“Uhhh,” James said. “Yeahhhh, so this is weird. Like, really weird. Strange even. I was expecting something strange, but this? Benny, this?” James clapped his hands together, “Man, Benny, you win this one.”
James looked at Nikki for agreement, but she wasn’t paying attention. Nikki was imagining how the plastic felt under her fingers as she opened a valve. She thought of touching the tube as a stream of blood passed within the rubber cylinder, warm. She smelled the vapors of the blood’s reduction, a noxious scent like liquid rust caked against her nostrils. She imagined James with a needle in his wrist.
“Nik, Nicole,” James said, grabbing her hand. “Time to go.”
“Okay,” Nikki said.
Before turning to leave, Nikki reached out and placed Madrigal’s hat back on his head. Madrigal turned towards Nikki, the skin on his face wrinkled and pocked, crows feet ran from his eyes like streams from a canyon’s river.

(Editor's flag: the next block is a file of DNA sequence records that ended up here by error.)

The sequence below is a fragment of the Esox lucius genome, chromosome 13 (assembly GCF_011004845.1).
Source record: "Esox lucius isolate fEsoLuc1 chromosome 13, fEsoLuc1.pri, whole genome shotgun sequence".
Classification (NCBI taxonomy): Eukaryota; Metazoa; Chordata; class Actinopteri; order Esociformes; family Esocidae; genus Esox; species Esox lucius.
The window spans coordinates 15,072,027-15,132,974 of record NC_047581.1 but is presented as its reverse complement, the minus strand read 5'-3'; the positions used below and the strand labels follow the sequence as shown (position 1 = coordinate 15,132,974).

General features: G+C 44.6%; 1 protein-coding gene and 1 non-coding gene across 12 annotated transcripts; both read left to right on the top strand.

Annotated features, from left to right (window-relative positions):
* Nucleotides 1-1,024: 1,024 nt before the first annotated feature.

“One day,” the old man said.
“One day,” She said.
James tugged at her hand, and he led her out of Benny’s house. As they walked outside, Nikki felt them approaching the blue house with white trim as if they were floating. She didn’t feel the crunch of the asphalt beneath her feet, and she felt closer to the house, now, at the base of the porch. They walked up the stairs, and Nikki lay out on the hammock. James threw open the door and grabbed a couple of beers from the fridge. Upon his return, Nikki was smoking one of his cigarettes. James handed her a beer.
“What the fuck was that all about?” he said.
Nikki put her right arm behind her head. She took a deep, life affirming drag of the cigarette – tasting its smoke, replacing the scent of blood that had lingered in her mouth and nose – and then exhaled.
“You’ll figure it out,” Nikki said. “One day.”
And then she flicked the ash of her cigarette into the Jade.